Get connected, and don’t give up. Write the stories God puts on your heart, but also ask Him what to do with them and how (or if) they should reach the world. Most of all, don’t think you’ve failed if you keep getting “No” after “No.” Publication isn’t the only purpose for each book—some of them are just for you. But that doesn’t mean He doesn’t have a big contract waiting for you on another story!

10.How important is faith in your books?

Critically. I don’t preach, but in each of my stories, my characters face the importance of surrender to the Lord, whether it be by accepting him for the first time or in an existing walk of faith.

11.What themes do you like to write about?

Redemption, second chances, reconciling passion with purity, and finding that special someone that redefines “love” for you.

12.What is your favorite book you’ve written and why?

Oh, wow, this is a tough one. A Stray Drop of Blood is way up there, but lately I’ve been thinking a lot about a book I wrote in 2004 entitled Darkest Devotion. I doubt this book will ever be published, but it’s such a part of who I am. I set out wanting to write a heroine who has been molded into villainness, but who is eventually redeemed by love—love of friends who never gave up on her, love of the God she thought was disinterested at best, and love of a man she thought had judged her. Unfortunately, her story has elements that will never be CBA acceptable, but the ending is probably far too Christian for a mainstream publisher. So for now, this is just a story that has knit me and my husband together—reason enough to write it!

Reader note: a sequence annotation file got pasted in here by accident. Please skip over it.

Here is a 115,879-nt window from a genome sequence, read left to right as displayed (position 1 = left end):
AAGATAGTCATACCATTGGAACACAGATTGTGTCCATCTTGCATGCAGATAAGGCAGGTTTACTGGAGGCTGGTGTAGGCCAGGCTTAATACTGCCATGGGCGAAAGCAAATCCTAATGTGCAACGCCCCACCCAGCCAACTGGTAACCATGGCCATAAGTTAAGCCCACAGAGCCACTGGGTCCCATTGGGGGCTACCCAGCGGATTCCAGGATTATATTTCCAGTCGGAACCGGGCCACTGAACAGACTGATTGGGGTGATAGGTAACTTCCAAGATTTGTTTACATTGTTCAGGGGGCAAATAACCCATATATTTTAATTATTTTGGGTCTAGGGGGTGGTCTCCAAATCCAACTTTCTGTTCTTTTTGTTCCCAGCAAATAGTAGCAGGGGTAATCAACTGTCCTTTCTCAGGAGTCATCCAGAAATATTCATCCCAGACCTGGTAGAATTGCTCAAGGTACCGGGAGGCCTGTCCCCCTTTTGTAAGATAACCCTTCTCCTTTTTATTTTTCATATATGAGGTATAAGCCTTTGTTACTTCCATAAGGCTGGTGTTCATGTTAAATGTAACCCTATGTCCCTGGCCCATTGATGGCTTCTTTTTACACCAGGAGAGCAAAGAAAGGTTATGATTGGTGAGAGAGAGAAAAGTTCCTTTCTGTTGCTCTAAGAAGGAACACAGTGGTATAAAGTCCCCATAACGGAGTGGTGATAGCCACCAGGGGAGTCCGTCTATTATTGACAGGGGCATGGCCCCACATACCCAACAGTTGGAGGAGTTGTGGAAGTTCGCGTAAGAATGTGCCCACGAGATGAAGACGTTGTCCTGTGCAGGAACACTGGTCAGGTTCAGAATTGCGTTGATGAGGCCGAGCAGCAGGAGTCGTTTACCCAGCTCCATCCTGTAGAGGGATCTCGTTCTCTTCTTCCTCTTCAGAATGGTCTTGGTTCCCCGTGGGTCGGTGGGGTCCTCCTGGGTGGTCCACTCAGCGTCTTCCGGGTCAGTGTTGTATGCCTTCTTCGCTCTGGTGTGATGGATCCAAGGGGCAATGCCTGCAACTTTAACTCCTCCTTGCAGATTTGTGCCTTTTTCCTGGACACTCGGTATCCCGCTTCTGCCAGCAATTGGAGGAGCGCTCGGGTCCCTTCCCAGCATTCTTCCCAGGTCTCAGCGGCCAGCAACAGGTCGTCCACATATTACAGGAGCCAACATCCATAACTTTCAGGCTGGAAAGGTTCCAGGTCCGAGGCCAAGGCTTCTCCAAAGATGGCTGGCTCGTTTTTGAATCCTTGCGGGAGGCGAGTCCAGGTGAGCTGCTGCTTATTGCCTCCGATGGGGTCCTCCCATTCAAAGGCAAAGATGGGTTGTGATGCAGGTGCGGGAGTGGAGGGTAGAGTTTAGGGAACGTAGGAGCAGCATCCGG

13.What is your writing schedule like?

Sporadic. I was always a morning writer—I’d get up at 6 and log a solid two hours in before my daughter woke up. Then my son came along and totally threw me for a loop by waking up before me each morning. My writing got squeezed into afternoon nap times, which isn’t exactly ideal for morning-person me. But I work with what I’ve got, and occasionally my mom or mother-in-law blesses my socks off by taking the kids for a day and giving me some solid writing time. Love those days!